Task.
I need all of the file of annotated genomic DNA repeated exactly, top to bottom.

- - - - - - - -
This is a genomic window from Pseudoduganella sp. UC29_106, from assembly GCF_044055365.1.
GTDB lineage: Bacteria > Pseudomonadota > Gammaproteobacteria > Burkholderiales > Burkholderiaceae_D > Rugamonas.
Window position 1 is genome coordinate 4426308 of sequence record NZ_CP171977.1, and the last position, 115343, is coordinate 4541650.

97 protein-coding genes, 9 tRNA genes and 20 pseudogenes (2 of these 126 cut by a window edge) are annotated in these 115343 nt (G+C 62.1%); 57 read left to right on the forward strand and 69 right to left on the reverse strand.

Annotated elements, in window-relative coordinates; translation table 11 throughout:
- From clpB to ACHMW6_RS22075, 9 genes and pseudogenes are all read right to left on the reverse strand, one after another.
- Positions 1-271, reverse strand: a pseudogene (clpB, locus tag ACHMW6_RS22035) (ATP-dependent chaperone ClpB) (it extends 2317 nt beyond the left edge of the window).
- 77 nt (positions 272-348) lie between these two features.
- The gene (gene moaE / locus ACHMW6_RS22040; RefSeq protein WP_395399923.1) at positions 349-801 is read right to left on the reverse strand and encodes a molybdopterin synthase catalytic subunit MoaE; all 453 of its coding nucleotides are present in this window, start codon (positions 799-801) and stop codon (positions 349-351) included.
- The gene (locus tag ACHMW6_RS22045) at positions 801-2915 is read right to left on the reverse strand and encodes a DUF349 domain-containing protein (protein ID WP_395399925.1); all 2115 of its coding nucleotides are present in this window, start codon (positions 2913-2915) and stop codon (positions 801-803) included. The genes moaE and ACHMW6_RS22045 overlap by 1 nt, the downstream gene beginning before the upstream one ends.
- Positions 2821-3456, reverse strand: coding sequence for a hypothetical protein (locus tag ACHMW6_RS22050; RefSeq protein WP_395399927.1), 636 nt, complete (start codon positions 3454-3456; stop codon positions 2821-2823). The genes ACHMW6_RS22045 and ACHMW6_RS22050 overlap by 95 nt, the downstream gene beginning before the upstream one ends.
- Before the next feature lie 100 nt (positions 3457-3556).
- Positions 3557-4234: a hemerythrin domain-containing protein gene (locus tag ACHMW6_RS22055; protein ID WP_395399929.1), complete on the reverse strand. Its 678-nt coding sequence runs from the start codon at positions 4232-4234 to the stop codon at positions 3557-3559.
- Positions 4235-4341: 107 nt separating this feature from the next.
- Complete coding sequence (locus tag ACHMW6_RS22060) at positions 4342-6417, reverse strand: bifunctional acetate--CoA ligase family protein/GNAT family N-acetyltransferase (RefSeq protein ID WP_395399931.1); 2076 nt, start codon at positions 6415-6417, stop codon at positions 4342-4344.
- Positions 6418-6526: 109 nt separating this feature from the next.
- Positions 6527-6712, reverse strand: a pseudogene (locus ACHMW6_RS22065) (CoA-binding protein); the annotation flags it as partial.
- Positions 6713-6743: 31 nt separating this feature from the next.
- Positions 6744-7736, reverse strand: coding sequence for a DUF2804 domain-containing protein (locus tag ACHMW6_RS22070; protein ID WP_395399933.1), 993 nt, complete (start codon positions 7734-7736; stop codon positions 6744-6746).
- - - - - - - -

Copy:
This is a genomic window from Pseudoduganella sp. UC29_106, from assembly GCF_044055365.1.
GTDB lineage: Bacteria > Pseudomonadota > Gammaproteobacteria > Burkholderiales > Burkholderiaceae_D > Rugamonas.
Window position 1 is genome coordinate 4426308 of sequence record NZ_CP171977.1, and the last position, 115343, is coordinate 4541650.

97 protein-coding genes, 9 tRNA genes and 20 pseudogenes (2 of these 126 cut by a window edge) are annotated in these 115343 nt (G+C 62.1%); 57 read left to right on the forward strand and 69 right to left on the reverse strand.

Annotated elements, in window-relative coordinates; translation table 11 throughout:
- From clpB to ACHMW6_RS22075, 9 genes and pseudogenes are all read right to left on the reverse strand, one after another.
- Positions 1-271, reverse strand: a pseudogene (clpB, locus tag ACHMW6_RS22035) (ATP-dependent chaperone ClpB) (it extends 2317 nt beyond the left edge of the window).
- 77 nt (positions 272-348) lie between these two features.
- The gene (gene moaE / locus ACHMW6_RS22040; RefSeq protein WP_395399923.1) at positions 349-801 is read right to left on the reverse strand and encodes a molybdopterin synthase catalytic subunit MoaE; all 453 of its coding nucleotides are present in this window, start codon (positions 799-801) and stop codon (positions 349-351) included.
- The gene (locus tag ACHMW6_RS22045) at positions 801-2915 is read right to left on the reverse strand and encodes a DUF349 domain-containing protein (protein ID WP_395399925.1); all 2115 of its coding nucleotides are present in this window, start codon (positions 2913-2915) and stop codon (positions 801-803) included. The genes moaE and ACHMW6_RS22045 overlap by 1 nt, the downstream gene beginning before the upstream one ends.
- Positions 2821-3456, reverse strand: coding sequence for a hypothetical protein (locus tag ACHMW6_RS22050; RefSeq protein WP_395399927.1), 636 nt, complete (start codon positions 3454-3456; stop codon positions 2821-2823). The genes ACHMW6_RS22045 and ACHMW6_RS22050 overlap by 95 nt, the downstream gene beginning before the upstream one ends.
- Before the next feature lie 100 nt (positions 3457-3556).
- Positions 3557-4234: a hemerythrin domain-containing protein gene (locus tag ACHMW6_RS22055; protein ID WP_395399929.1), complete on the reverse strand. Its 678-nt coding sequence runs from the start codon at positions 4232-4234 to the stop codon at positions 3557-3559.
- Positions 4235-4341: 107 nt separating this feature from the next.
- Complete coding sequence (locus tag ACHMW6_RS22060) at positions 4342-6417, reverse strand: bifunctional acetate--CoA ligase family protein/GNAT family N-acetyltransferase (RefSeq protein ID WP_395399931.1); 2076 nt, start codon at positions 6415-6417, stop codon at positions 4342-4344.
- Positions 6418-6526: 109 nt separating this feature from the next.
- Positions 6527-6712, reverse strand: a pseudogene (locus ACHMW6_RS22065) (CoA-binding protein); the annotation flags it as partial.
- Positions 6713-6743: 31 nt separating this feature from the next.
- Positions 6744-7736, reverse strand: coding sequence for a DUF2804 domain-containing protein (locus tag ACHMW6_RS22070; protein ID WP_395399933.1), 993 nt, complete (start codon positions 7734-7736; stop codon positions 6744-6746).